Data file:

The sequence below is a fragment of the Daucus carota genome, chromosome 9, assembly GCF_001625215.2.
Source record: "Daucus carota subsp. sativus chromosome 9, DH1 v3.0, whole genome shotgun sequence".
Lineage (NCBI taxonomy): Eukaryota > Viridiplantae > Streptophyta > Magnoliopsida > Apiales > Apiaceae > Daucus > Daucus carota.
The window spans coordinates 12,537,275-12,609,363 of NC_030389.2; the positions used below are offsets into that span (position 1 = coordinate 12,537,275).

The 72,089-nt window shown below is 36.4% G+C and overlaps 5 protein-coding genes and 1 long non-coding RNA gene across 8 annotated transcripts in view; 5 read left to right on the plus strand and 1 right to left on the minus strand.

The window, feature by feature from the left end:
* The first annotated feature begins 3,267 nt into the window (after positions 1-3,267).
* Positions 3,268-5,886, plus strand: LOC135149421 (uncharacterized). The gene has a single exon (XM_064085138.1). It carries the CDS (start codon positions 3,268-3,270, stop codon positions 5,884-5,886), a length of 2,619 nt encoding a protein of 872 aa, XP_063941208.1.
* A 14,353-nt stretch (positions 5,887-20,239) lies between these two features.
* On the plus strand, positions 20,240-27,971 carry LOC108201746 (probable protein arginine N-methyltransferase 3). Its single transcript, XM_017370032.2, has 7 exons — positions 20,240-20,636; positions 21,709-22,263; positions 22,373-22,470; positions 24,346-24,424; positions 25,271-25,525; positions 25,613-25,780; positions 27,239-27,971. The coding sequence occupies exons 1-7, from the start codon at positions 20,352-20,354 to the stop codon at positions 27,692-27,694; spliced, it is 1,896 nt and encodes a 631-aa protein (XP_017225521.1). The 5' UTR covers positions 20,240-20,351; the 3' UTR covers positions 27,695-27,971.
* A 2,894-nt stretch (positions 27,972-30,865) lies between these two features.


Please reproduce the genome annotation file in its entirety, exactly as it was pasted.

The sequence below is a fragment of the Daucus carota genome, chromosome 9, assembly GCF_001625215.2.
Source record: "Daucus carota subsp. sativus chromosome 9, DH1 v3.0, whole genome shotgun sequence".
Lineage (NCBI taxonomy): Eukaryota > Viridiplantae > Streptophyta > Magnoliopsida > Apiales > Apiaceae > Daucus > Daucus carota.
The window spans coordinates 12,537,275-12,609,363 of NC_030389.2; the positions used below are offsets into that span (position 1 = coordinate 12,537,275).

The 72,089-nt window shown below is 36.4% G+C and overlaps 5 protein-coding genes and 1 long non-coding RNA gene across 8 annotated transcripts in view; 5 read left to right on the plus strand and 1 right to left on the minus strand.

The window, feature by feature from the left end:
* The first annotated feature begins 3,267 nt into the window (after positions 1-3,267).
* Positions 3,268-5,886, plus strand: LOC135149421 (uncharacterized). The gene has a single exon (XM_064085138.1). It carries the CDS (start codon positions 3,268-3,270, stop codon positions 5,884-5,886), a length of 2,619 nt encoding a protein of 872 aa, XP_063941208.1.
* A 14,353-nt stretch (positions 5,887-20,239) lies between these two features.
* On the plus strand, positions 20,240-27,971 carry LOC108201746 (probable protein arginine N-methyltransferase 3). Its single transcript, XM_017370032.2, has 7 exons — positions 20,240-20,636; positions 21,709-22,263; positions 22,373-22,470; positions 24,346-24,424; positions 25,271-25,525; positions 25,613-25,780; positions 27,239-27,971. The coding sequence occupies exons 1-7, from the start codon at positions 20,352-20,354 to the stop codon at positions 27,692-27,694; spliced, it is 1,896 nt and encodes a 631-aa protein (XP_017225521.1). The 5' UTR covers positions 20,240-20,351; the 3' UTR covers positions 27,695-27,971.
* A 2,894-nt stretch (positions 27,972-30,865) lies between these two features.